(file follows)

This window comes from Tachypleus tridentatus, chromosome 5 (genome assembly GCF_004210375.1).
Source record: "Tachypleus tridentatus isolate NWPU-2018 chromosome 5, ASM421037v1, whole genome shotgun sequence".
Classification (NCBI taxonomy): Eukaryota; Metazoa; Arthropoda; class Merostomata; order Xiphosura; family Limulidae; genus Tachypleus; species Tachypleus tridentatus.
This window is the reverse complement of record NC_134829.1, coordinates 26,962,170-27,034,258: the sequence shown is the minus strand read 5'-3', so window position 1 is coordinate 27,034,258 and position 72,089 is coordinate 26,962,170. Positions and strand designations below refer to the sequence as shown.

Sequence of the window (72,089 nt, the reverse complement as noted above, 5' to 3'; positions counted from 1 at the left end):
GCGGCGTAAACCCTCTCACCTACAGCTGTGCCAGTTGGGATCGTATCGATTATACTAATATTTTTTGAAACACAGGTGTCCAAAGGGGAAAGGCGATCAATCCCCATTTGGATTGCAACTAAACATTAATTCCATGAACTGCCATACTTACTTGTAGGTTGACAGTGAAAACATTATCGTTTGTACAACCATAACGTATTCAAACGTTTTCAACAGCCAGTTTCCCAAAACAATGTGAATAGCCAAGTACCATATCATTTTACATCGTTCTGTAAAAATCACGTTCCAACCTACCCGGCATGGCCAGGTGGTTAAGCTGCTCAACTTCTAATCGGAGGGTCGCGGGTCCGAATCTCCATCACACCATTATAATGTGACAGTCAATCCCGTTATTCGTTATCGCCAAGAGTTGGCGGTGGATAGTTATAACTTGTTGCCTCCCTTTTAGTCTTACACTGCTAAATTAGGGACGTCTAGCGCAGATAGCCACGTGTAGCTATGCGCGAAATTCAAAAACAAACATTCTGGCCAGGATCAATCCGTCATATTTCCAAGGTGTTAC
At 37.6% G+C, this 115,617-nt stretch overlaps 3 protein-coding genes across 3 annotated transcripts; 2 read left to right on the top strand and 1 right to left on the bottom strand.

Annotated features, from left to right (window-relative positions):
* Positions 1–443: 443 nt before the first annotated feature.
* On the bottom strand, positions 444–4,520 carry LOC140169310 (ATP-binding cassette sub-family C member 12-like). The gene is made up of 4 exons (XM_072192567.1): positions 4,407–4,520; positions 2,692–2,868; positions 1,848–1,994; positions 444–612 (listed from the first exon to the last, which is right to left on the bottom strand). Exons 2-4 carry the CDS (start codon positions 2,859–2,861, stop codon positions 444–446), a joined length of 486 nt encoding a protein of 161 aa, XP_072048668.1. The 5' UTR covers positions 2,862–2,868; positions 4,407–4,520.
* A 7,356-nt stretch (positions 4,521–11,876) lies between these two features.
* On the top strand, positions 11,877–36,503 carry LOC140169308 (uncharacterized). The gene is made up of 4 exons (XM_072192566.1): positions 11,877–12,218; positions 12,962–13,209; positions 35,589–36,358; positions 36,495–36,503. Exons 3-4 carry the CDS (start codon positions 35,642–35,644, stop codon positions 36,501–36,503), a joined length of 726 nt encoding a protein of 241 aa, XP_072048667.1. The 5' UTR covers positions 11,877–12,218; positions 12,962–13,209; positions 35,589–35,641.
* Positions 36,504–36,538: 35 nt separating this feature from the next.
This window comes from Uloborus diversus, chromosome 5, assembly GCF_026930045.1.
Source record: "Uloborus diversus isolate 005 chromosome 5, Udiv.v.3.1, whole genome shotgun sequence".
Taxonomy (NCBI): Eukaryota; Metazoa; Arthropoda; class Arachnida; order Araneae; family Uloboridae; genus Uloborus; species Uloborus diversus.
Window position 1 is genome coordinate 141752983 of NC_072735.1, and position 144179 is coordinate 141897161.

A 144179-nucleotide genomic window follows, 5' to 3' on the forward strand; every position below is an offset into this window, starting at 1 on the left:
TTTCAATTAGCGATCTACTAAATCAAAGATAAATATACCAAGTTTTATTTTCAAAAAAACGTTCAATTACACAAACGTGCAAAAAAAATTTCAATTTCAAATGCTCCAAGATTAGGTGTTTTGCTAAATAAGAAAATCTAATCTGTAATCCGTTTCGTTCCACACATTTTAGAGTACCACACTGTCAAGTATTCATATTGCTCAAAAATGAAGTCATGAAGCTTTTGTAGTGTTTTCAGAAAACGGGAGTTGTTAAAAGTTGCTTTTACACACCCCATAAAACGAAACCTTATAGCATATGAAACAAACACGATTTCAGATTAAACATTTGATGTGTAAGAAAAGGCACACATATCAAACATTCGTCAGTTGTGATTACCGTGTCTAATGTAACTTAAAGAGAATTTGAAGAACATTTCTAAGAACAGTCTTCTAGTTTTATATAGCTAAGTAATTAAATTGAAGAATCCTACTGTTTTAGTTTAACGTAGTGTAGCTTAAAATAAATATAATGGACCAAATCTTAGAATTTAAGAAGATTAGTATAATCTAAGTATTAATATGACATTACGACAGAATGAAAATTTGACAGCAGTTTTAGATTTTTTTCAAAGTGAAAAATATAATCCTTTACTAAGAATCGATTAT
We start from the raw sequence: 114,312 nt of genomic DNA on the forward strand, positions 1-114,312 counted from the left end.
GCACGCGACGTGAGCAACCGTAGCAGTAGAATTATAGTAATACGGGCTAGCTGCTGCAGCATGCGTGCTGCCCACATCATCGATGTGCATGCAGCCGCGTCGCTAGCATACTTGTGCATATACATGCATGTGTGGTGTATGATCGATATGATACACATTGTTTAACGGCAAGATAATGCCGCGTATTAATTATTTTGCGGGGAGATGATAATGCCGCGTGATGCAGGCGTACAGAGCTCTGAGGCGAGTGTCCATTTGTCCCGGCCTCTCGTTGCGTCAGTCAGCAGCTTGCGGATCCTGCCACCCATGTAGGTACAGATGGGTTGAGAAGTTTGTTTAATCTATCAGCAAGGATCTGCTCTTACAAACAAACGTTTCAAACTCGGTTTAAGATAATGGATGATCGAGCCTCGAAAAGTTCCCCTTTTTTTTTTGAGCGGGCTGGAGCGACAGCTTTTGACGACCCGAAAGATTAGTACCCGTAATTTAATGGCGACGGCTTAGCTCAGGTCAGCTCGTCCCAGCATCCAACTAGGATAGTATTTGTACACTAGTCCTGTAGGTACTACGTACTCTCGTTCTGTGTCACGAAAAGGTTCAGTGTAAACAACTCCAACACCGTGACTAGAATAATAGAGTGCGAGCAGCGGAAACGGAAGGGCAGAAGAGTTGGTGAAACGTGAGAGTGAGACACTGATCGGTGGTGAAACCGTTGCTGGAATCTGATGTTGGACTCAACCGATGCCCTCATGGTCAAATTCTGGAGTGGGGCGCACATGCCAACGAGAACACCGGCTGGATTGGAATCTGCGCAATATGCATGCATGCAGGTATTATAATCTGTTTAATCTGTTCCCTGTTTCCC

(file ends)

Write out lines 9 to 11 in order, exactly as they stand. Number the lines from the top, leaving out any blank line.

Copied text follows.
* Positions 1–443: 443 nt before the first annotated feature.
* On the bottom strand, positions 444–4,520 carry LOC140169310 (ATP-binding cassette sub-family C member 12-like). The gene is made up of 4 exons (XM_072192567.1): positions 4,407–4,520; positions 2,692–2,868; positions 1,848–1,994; positions 444–612 (listed from the first exon to the last, which is right to left on the bottom strand). Exons 2-4 carry the CDS (start codon positions 2,859–2,861, stop codon positions 444–446), a joined length of 486 nt encoding a protein of 161 aa, XP_072048668.1. The 5' UTR covers positions 2,862–2,868; positions 4,407–4,520.
* A 7,356-nt stretch (positions 4,521–11,876) lies between these two features.